Another interesting feature of Brave is that it can open onion links on the anonymous Tor network.
Tor stands for “The Onion Router.” It’s a free, anonymous version of the web that automatically conceals its users’ locations and usage habits through the use of encryption and also by scrambling traffic across thousands of different Tor servers.
People living in oppressive countries where the internet is strictly controlled can use Tor to bypass governmental restrictions. Some of the web’s most popular sites have created onion addresses to facilitate this use case scenario. Facebook, for example, is accessible through Tor via facebookcorewwwi.onion.
What’s Next for BAT and Brave?
In March, Brave announced that Brave 1.0 is due to be released sometime this year. The new version will be based on Chromium– the open-source web browser project that was started by Google.
Brave 1.0 will feature customizable themes, even faster and more efficient ad blocking and support for “nearly all Chrome features and extension APIs,” according to the announcement.
Another benefit of the move to Chromium will be shorter times between patches. Upgrades will take days instead of weeks.
Even with many key blockchain features still in development, Brave is still an impressive browser. It is apparently faster than Chrome and Firefox according to some metrics, plus it blocks ads and it can connect to Tor. Those reasons alone make it worth checking out.
Perhaps the most exciting thing about Brave right now is its talented leadership team. The minds behind Brave seem more than capable of disrupting the current browser wars. These are some of the same people that brought us Netscape and Mozilla Firefox.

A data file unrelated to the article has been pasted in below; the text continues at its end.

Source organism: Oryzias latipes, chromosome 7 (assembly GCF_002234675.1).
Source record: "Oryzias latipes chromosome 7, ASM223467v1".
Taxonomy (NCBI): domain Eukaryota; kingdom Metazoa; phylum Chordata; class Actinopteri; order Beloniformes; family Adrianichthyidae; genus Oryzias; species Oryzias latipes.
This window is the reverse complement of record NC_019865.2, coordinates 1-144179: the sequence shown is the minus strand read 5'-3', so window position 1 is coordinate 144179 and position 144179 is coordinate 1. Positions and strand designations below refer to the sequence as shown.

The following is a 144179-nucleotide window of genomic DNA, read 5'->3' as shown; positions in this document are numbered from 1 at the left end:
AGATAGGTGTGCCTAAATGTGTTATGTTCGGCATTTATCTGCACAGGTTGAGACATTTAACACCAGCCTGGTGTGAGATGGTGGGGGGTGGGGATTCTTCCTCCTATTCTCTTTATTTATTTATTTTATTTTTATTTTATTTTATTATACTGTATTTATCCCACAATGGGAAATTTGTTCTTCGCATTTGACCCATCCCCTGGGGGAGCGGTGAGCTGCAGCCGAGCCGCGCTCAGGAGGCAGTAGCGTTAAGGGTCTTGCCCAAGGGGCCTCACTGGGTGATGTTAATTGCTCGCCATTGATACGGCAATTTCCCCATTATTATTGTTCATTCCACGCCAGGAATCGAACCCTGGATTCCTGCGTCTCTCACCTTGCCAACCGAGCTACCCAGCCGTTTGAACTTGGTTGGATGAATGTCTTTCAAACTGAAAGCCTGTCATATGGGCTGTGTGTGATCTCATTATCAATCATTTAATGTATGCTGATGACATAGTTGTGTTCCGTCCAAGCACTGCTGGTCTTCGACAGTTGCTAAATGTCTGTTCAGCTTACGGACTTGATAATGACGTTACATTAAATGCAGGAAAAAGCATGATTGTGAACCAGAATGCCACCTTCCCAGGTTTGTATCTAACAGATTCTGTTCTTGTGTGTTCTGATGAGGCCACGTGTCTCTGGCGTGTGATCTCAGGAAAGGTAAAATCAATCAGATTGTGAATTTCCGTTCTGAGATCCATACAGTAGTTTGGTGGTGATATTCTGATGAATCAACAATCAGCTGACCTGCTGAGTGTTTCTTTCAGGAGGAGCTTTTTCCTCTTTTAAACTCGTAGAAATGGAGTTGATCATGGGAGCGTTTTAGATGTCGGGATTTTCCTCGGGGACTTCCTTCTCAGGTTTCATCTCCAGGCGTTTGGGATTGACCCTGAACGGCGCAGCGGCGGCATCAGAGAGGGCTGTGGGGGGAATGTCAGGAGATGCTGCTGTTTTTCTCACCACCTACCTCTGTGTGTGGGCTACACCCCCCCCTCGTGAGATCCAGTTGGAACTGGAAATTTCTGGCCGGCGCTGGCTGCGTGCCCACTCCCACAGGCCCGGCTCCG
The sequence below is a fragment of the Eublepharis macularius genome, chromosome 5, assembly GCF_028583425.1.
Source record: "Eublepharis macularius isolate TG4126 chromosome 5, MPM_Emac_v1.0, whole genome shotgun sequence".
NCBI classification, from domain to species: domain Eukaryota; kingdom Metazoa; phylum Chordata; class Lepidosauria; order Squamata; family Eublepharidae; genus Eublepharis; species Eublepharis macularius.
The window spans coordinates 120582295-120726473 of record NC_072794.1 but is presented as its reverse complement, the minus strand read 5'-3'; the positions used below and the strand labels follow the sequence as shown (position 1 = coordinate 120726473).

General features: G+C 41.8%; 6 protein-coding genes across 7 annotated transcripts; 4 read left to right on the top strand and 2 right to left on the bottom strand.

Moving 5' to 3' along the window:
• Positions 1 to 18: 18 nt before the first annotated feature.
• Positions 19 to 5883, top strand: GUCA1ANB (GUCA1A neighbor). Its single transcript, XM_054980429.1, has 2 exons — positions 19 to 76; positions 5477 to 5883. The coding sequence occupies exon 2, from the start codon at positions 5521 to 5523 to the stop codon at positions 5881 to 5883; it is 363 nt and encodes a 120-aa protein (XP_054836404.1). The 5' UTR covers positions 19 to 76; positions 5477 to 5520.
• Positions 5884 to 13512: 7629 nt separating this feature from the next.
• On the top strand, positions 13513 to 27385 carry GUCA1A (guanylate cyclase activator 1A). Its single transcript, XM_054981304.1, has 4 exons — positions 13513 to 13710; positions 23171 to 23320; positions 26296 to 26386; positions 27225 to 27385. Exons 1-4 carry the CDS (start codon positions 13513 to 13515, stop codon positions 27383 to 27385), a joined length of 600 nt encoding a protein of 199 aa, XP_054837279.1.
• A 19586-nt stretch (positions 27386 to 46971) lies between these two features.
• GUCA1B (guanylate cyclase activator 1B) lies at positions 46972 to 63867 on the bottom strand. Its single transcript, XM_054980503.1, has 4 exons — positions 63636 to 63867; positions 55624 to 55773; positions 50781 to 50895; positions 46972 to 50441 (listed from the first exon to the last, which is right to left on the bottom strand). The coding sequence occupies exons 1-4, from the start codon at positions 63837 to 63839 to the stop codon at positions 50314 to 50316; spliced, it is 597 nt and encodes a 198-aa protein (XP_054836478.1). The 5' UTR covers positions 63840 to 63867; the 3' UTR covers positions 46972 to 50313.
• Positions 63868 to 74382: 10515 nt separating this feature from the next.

The BAT white paper is convincing in the way that it describes the issues that advertisers have been struggling with for years and then solves them with the benefits– the major one being transparency– that emerging blockchain technologies bring to the table. It describes how web content is funded, points out inefficiencies in how that sausage gets made and then suggests a compelling solution.
Brave’s future will likely hinge on how well Brave Rewards works. If Brave Rewards delivers on its promises to provide high-quality clicks to advertisers while offering substantial payouts to Brave Rewards users, it’s easy to see how it could quickly attract a large user base. On the other hand, if the Brave Rewards turns out to be too buggy or too restrictive, Brave may have a hard time convincing people to make the switch from Chrome and Firefox.
The current version of Brave is somewhat hampered by its slim selection of extensions and add-ons compared to market leader Google Chrome. That gap should narrow this year, when the Brave team debuts Brave 1.0. Unlike the current version of Brave, Brave 1.0 will be built on the same open source code that powers Google Chrome.